What Happens When Social Scientists Critique Their Peers' Work?

Polite entrenchment, at least in one recent case.
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Athletes gather in the stadium during the closing ceremony of the Beijing 2008 Summer Olympics. (Photo: JMex/Wikimedia Commons)

Athletes gather in the stadium during the closing ceremony of the Beijing 2008 Summer Olympics. (Photo: JMex/Wikimedia Commons)

In January, a team of researchers published a study that found that countries with greater gender equality also won more Olympic medals in both men's and women's sports. Gender equality isn't a zero-sum game, the scientists concluded in their research, published in the Journal of Experimental Social Psychology. Maybe you remember the study; it received attention from several national news outlets, including Pacific Standard.

"As a research team, we're not really interested in the Olympic medals, per se. We're interested in the social consequences of gender equality," says Feng Bai, a doctoral student in organizational behavior at the University of British Columbia, who worked on the study. Olympic medals were just one, easy-to-tally way of measuring those consequences, he tells me.

To Toon Kuppens, however, Bai and his team overstepped in their conclusions. After re-analyzing the original data and concluding that gender equality wasn't associated with more Olympics wins, Kuppens and a colleague published a paper in June critiquing Bai's work. Kuppens claims that Bai and his team made mistakes in their statistical analysis. (Bai says Kuppens made mistakes in his re-analysis.)*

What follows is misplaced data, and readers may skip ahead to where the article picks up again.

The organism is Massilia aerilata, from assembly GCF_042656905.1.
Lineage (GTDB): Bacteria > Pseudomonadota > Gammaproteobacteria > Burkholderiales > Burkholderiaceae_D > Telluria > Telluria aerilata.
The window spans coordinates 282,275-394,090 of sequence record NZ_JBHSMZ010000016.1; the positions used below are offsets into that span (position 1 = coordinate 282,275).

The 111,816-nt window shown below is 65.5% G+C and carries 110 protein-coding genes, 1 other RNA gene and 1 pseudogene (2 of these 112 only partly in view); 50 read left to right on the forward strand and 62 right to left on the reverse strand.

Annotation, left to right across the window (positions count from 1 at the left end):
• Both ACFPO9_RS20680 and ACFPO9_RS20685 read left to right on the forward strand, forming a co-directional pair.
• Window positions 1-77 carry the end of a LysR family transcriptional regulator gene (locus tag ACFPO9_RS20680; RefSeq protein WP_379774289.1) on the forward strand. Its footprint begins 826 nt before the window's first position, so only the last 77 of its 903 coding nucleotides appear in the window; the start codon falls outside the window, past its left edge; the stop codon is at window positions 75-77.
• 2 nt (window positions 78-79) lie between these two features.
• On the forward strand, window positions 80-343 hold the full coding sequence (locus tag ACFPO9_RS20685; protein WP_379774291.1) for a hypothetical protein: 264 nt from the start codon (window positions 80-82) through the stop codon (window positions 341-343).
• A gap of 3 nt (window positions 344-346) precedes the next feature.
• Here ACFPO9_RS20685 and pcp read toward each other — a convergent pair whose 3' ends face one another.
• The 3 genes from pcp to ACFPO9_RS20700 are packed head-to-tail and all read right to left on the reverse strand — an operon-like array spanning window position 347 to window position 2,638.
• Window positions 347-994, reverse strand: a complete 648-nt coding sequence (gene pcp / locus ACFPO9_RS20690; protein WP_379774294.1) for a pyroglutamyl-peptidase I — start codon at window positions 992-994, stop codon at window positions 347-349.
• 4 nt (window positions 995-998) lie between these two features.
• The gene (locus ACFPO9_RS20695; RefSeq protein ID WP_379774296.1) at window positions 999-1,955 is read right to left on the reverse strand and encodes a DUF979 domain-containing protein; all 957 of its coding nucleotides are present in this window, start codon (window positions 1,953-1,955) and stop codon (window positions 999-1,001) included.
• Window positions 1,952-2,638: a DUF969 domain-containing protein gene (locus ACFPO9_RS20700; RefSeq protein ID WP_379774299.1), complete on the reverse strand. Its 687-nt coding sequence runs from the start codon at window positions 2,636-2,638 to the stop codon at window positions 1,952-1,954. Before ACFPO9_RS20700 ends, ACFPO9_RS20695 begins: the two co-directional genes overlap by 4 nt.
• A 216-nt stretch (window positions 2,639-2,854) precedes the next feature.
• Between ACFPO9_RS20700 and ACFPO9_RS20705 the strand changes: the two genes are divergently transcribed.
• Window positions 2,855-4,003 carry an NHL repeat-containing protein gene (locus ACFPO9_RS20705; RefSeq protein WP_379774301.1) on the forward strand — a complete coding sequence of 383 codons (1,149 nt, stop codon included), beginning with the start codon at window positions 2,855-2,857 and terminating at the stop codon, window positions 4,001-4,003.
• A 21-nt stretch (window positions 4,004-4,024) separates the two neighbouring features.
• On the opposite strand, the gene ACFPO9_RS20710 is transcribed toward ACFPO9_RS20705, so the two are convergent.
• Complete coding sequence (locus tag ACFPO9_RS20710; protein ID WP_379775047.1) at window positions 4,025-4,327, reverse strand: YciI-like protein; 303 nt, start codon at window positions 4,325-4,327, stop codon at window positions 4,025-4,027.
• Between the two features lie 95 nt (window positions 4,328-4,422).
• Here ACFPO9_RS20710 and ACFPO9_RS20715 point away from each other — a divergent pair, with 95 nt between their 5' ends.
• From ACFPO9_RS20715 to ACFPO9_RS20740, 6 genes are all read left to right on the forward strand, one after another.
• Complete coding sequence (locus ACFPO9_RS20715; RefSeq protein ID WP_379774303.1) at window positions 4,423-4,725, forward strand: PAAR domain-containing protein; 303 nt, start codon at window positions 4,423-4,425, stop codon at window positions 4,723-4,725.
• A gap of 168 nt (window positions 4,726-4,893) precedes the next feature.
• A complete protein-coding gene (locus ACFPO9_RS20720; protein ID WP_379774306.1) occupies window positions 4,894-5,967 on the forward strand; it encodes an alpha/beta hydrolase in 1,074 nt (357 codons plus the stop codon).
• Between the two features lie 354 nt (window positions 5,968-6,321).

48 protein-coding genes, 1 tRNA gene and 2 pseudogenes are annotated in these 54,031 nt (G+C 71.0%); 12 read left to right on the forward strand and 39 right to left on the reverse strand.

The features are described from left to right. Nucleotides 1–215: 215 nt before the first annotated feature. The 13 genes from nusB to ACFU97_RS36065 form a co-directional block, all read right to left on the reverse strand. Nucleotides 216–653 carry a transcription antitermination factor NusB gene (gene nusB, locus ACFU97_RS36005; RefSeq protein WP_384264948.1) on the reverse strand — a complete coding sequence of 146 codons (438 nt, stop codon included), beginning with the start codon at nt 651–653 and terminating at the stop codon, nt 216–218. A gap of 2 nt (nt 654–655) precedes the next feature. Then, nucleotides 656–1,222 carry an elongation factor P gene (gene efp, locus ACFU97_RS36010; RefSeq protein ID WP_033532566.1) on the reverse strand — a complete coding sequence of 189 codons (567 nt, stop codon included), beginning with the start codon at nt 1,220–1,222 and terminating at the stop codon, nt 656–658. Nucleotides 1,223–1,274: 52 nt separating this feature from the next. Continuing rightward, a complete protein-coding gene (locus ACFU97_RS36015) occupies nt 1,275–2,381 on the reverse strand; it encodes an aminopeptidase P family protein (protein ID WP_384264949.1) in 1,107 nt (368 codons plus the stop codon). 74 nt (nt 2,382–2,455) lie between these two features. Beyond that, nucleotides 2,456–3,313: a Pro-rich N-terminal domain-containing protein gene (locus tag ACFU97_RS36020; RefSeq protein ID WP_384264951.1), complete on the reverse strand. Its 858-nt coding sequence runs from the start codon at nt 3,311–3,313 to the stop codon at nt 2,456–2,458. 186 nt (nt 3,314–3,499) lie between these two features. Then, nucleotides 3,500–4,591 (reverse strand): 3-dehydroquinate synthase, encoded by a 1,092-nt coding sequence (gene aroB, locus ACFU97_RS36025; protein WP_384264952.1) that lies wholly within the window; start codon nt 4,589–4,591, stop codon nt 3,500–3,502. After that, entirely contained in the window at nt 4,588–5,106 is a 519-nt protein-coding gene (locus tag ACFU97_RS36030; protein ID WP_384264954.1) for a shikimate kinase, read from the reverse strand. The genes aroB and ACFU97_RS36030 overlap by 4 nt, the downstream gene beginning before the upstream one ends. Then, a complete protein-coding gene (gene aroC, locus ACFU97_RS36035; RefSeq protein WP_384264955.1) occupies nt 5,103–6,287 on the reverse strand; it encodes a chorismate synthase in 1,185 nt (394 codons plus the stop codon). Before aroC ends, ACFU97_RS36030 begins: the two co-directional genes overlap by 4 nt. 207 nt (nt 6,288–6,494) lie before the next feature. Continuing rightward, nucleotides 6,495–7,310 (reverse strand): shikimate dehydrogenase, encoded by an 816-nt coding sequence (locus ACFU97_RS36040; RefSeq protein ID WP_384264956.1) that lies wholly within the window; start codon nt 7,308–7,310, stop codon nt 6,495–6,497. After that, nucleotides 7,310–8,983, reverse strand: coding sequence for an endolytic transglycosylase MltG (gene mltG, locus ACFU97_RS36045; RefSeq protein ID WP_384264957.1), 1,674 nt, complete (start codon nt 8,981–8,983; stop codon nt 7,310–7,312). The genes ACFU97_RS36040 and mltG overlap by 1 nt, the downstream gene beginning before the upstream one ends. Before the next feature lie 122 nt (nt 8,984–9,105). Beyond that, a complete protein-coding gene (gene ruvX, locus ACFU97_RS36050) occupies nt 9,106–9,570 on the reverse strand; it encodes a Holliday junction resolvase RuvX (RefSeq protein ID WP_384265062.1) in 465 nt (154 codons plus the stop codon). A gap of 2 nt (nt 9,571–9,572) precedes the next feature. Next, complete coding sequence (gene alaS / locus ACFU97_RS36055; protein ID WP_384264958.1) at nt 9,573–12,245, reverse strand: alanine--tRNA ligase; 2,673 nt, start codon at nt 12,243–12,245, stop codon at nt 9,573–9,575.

"As a person who values equality, I would welcome any positive effects of gender equality, but sometimes, it's there; sometimes, it's not," says Kuppens, a behavioral science professor at the University of Groningen in the Netherlands. "In this case, we think maybe it's not there."

The exchange between Bai's and Kuppens' teams illustrates the very kind of scientific debate and critique commentators have called for in the social sciences.

At the outset, the debate seems a bit silly. No country is going to decide to enact gender equality reform on the chance that they'll earn a few extra tenths of a point in figure skating. But the study is just the sort of thing that's commonly used to help build evidence for questions around the effects of gender equality. And the exchange between Bai's and Kuppens' teams illustrates the very kind of scientific critique commentators have called for in the social sciences. It shows us what can happen when that debate actually occurs.

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In recent years, psychology and other social sciences have undergone intense criticism from researchers as well as folks outside of academia. Journalists and whistle-blowing researchers have uncovered instances of social scientists making up data, as Jerry Adler reported in our May/June 2014 issue. Even studies performed with good intentions can seem shaky. In fact, one recent project that tried to re-produce the results of 100 noteworthy psychology studies was able to replicate only about half. Other fields of science deal with similar uncertainty, but social science has garnered a lot of attention because it chips at questions that many find fascinating: Does this social welfare program work, or that one? How do you get people to care about climate change? Does giving more rights to women hurt men?